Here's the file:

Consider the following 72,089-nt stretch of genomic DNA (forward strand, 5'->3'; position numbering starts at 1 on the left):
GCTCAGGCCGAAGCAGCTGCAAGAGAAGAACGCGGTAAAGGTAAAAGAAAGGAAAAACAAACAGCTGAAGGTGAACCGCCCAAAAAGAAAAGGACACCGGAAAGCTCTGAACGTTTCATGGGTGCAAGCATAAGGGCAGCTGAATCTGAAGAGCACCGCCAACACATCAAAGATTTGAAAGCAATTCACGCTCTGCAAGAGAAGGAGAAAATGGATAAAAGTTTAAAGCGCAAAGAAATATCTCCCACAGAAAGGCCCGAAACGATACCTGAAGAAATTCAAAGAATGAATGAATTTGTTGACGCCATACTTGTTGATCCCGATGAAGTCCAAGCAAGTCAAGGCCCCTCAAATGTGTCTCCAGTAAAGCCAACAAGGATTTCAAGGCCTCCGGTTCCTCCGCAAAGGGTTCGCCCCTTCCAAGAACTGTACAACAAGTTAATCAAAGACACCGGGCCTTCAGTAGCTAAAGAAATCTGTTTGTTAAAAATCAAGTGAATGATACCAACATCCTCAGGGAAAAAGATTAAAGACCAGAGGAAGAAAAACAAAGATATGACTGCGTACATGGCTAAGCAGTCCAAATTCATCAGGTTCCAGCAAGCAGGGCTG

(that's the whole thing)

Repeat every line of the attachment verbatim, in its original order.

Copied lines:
Consider the following 72,089-nt stretch of genomic DNA (forward strand, 5'->3'; position numbering starts at 1 on the left):
GCTCAGGCCGAAGCAGCTGCAAGAGAAGAACGCGGTAAAGGTAAAAGAAAGGAAAAACAAACAGCTGAAGGTGAACCGCCCAAAAAGAAAAGGACACCGGAAAGCTCTGAACGTTTCATGGGTGCAAGCATAAGGGCAGCTGAATCTGAAGAGCACCGCCAACACATCAAAGATTTGAAAGCAATTCACGCTCTGCAAGAGAAGGAGAAAATGGATAAAAGTTTAAAGCGCAAAGAAATATCTCCCACAGAAAGGCCCGAAACGATACCTGAAGAAATTCAAAGAATGAATGAATTTGTTGACGCCATACTTGTTGATCCCGATGAAGTCCAAGCAAGTCAAGGCCCCTCAAATGTGTCTCCAGTAAAGCCAACAAGGATTTCAAGGCCTCCGGTTCCTCCGCAAAGGGTTCGCCCCTTCCAAGAACTGTACAACAAGTTAATCAAAGACACCGGGCCTTCAGTAGCTAAAGAAATCTGTTTGTTAAAAATCAAGTGAATGATACCAACATCCTCAGGGAAAAAGATTAAAGACCAGAGGAAGAAAAACAAAGATATGACTGCGTACATGGCTAAGCAGTCCAAATTCATCAGGTTCCAGCAAGCAGGGCTG